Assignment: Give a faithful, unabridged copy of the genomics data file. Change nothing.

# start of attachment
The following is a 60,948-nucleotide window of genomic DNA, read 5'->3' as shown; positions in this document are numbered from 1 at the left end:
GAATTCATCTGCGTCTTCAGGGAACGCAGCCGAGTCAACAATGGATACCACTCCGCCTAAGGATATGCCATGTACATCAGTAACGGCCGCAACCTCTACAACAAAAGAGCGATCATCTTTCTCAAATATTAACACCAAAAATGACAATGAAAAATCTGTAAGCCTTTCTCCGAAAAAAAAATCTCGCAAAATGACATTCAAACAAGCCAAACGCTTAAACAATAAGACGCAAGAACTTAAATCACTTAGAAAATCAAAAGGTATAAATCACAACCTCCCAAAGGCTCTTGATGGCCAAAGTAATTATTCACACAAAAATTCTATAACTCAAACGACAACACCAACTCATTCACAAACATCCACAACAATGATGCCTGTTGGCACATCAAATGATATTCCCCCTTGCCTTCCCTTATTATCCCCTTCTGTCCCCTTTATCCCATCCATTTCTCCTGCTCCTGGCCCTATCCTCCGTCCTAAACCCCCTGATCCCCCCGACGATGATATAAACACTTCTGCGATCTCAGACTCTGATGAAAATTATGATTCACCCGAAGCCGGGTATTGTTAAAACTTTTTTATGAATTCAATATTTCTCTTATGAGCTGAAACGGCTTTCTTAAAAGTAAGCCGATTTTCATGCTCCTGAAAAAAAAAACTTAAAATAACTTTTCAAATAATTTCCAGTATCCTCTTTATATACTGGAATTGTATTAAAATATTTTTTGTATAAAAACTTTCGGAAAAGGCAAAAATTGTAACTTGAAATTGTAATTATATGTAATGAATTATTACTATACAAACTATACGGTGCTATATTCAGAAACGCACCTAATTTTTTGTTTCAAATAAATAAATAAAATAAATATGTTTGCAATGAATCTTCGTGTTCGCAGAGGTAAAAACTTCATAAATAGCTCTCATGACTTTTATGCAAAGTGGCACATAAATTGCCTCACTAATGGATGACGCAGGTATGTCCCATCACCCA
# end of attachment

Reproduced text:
The following is a 60,948-nucleotide window of genomic DNA, read 5'->3' as shown; positions in this document are numbered from 1 at the left end:
GAATTCATCTGCGTCTTCAGGGAACGCAGCCGAGTCAACAATGGATACCACTCCGCCTAAGGATATGCCATGTACATCAGTAACGGCCGCAACCTCTACAACAAAAGAGCGATCATCTTTCTCAAATATTAACACCAAAAATGACAATGAAAAATCTGTAAGCCTTTCTCCGAAAAAAAAATCTCGCAAAATGACATTCAAACAAGCCAAACGCTTAAACAATAAGACGCAAGAACTTAAATCACTTAGAAAATCAAAAGGTATAAATCACAACCTCCCAAAGGCTCTTGATGGCCAAAGTAATTATTCACACAAAAATTCTATAACTCAAACGACAACACCAACTCATTCACAAACATCCACAACAATGATGCCTGTTGGCACATCAAATGATATTCCCCCTTGCCTTCCCTTATTATCCCCTTCTGTCCCCTTTATCCCATCCATTTCTCCTGCTCCTGGCCCTATCCTCCGTCCTAAACCCCCTGATCCCCCCGACGATGATATAAACACTTCTGCGATCTCAGACTCTGATGAAAATTATGATTCACCCGAAGCCGGGTATTGTTAAAACTTTTTTATGAATTCAATATTTCTCTTATGAGCTGAAACGGCTTTCTTAAAAGTAAGCCGATTTTCATGCTCCTGAAAAAAAAAACTTAAAATAACTTTTCAAATAATTTCCAGTATCCTCTTTATATACTGGAATTGTATTAAAATATTTTTTGTATAAAAACTTTCGGAAAAGGCAAAAATTGTAACTTGAAATTGTAATTATATGTAATGAATTATTACTATACAAACTATACGGTGCTATATTCAGAAACGCACCTAATTTTTTGTTTCAAATAAATAAATAAAATAAATATGTTTGCAATGAATCTTCGTGTTCGCAGAGGTAAAAACTTCATAAATAGCTCTCATGACTTTTATGCAAAGTGGCACATAAATTGCCTCACTAATGGATGACGCAGGTATGTCCCATCACCCA